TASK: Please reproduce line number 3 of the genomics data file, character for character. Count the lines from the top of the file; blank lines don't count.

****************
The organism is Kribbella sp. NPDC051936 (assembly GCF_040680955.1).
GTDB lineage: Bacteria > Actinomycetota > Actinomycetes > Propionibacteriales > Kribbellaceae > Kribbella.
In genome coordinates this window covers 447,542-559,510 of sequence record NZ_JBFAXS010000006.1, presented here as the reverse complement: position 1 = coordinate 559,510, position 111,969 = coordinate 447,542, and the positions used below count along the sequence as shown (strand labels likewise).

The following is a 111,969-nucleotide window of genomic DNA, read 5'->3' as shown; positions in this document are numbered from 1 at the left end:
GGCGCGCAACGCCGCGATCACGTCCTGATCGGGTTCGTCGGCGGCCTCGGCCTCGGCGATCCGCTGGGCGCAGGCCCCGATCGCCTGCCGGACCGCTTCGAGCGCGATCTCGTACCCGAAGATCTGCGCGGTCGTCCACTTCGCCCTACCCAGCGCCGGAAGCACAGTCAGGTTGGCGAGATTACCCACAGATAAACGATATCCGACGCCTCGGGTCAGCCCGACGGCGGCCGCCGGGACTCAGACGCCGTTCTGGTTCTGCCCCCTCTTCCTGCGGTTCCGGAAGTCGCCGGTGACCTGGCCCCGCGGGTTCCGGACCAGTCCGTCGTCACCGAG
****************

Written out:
In genome coordinates this window covers 447,542-559,510 of sequence record NZ_JBFAXS010000006.1, presented here as the reverse complement: position 1 = coordinate 559,510, position 111,969 = coordinate 447,542, and the positions used below count along the sequence as shown (strand labels likewise).